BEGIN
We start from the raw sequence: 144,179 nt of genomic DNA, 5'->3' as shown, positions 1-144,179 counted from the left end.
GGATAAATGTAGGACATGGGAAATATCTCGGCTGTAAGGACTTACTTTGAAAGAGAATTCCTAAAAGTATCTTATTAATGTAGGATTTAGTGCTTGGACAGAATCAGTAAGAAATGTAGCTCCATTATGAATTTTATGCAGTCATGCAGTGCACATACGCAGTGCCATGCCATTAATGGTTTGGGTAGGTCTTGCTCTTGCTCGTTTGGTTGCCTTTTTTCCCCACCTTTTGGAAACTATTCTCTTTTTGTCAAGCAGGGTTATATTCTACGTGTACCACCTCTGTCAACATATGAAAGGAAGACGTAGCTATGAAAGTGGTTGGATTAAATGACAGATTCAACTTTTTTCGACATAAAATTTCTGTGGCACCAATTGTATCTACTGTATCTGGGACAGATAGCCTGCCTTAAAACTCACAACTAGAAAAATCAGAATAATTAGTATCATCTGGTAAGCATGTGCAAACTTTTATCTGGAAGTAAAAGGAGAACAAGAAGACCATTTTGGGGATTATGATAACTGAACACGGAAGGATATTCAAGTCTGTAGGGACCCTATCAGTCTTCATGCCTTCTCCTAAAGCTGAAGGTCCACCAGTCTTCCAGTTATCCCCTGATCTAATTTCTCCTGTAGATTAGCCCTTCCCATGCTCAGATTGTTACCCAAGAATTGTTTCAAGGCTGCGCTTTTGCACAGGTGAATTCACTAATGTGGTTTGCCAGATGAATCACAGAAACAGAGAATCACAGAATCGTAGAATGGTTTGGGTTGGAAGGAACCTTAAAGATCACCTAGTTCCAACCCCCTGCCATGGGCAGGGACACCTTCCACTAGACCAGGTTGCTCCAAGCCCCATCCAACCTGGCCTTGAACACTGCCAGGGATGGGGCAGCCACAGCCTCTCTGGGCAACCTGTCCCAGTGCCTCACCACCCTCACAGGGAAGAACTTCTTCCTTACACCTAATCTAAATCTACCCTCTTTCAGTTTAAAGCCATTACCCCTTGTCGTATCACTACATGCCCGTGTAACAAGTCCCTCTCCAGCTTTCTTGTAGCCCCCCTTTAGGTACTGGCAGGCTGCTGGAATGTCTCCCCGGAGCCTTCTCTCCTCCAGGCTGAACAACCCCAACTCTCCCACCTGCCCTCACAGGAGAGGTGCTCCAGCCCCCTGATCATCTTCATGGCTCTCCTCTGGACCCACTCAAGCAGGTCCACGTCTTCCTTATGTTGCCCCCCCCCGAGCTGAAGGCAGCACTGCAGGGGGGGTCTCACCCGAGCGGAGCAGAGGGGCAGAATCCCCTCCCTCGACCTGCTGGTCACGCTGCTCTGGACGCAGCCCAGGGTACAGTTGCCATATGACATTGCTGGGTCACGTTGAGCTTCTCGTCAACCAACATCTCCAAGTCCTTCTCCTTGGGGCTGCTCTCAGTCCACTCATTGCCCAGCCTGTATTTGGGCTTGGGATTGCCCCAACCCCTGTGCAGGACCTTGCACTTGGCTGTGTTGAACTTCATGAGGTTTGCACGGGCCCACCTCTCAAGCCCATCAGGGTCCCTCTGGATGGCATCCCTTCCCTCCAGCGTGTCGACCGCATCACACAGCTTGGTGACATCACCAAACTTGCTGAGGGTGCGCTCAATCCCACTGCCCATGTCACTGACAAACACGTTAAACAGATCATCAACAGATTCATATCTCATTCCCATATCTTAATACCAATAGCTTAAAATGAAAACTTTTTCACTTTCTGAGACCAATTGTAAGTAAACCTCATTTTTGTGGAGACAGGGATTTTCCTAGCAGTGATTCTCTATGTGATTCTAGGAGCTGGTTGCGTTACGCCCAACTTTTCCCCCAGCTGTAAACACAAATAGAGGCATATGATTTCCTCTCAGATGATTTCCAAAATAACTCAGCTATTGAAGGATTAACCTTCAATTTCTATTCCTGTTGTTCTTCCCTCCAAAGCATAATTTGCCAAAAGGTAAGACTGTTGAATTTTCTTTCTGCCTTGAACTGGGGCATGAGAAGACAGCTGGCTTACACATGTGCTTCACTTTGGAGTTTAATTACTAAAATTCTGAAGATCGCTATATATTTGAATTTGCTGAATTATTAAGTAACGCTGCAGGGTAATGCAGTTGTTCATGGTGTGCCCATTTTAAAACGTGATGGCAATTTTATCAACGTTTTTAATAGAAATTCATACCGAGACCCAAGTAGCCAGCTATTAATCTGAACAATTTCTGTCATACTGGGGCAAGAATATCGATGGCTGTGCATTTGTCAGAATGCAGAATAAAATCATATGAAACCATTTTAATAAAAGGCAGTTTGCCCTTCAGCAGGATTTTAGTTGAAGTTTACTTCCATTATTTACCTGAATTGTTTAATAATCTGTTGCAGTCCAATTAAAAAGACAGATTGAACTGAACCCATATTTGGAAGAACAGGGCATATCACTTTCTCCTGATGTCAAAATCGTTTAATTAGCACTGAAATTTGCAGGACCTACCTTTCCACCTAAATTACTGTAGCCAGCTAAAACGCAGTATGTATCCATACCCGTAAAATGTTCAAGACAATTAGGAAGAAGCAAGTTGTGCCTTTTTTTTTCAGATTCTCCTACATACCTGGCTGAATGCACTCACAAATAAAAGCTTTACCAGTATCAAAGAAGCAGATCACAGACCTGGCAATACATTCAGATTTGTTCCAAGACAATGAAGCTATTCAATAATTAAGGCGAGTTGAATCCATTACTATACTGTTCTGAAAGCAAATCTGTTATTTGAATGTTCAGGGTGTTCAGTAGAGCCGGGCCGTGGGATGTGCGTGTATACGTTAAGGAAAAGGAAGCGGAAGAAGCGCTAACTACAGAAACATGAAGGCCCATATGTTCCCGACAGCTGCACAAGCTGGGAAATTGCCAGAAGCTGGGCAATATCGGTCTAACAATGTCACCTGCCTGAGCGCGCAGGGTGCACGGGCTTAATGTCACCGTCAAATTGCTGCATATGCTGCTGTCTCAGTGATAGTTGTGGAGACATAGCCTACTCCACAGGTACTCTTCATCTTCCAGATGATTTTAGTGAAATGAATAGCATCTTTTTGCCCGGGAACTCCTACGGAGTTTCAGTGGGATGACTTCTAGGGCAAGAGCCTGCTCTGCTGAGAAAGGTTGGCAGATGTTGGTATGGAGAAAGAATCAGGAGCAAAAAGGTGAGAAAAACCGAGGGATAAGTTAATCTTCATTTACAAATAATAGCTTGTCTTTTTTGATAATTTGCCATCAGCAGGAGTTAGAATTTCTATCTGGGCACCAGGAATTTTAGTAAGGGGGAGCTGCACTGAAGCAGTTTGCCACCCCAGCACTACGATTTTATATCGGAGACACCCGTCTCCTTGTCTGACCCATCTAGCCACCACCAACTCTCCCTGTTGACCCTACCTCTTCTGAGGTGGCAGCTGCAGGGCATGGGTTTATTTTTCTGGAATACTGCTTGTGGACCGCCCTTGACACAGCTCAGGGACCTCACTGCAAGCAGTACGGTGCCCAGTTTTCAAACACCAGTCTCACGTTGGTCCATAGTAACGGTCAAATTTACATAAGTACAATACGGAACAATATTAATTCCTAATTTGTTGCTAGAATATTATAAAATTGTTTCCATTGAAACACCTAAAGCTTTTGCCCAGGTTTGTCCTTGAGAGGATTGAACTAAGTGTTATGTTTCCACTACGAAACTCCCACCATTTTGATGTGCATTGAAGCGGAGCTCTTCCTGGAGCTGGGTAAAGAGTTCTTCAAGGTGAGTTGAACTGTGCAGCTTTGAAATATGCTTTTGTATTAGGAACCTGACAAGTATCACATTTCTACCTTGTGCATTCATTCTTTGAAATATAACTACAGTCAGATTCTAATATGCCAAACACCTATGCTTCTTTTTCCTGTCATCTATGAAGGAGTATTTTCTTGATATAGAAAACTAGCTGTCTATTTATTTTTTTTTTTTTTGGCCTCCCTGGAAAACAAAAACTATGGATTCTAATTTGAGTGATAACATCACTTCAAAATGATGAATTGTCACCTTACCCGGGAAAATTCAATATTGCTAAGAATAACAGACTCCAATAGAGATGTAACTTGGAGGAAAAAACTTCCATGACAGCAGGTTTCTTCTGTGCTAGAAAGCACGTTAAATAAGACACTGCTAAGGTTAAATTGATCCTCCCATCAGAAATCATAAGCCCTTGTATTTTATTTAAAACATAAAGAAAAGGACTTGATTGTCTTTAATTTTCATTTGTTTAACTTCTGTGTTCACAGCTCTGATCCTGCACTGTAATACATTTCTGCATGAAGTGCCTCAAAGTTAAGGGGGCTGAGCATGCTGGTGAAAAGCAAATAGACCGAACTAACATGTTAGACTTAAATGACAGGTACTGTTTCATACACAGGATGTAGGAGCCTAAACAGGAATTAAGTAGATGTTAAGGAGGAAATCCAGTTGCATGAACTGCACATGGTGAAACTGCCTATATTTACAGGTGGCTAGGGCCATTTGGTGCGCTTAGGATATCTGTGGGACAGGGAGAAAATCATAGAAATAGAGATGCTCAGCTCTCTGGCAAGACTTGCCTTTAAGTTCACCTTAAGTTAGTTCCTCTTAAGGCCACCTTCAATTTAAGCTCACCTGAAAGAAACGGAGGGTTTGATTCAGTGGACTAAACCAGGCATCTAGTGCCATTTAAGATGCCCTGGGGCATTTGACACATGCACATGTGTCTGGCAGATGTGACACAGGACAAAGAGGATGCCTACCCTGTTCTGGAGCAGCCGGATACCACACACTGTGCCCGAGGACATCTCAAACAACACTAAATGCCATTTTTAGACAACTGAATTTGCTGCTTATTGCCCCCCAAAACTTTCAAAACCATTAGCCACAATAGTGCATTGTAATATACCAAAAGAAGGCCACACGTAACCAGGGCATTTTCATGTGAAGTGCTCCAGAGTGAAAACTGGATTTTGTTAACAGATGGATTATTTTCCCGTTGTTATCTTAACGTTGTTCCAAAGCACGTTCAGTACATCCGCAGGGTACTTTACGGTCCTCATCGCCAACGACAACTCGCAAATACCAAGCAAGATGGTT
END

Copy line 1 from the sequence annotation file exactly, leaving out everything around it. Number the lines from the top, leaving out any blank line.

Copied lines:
We start from the raw sequence: 144,179 nt of genomic DNA, 5'->3' as shown, positions 1-144,179 counted from the left end.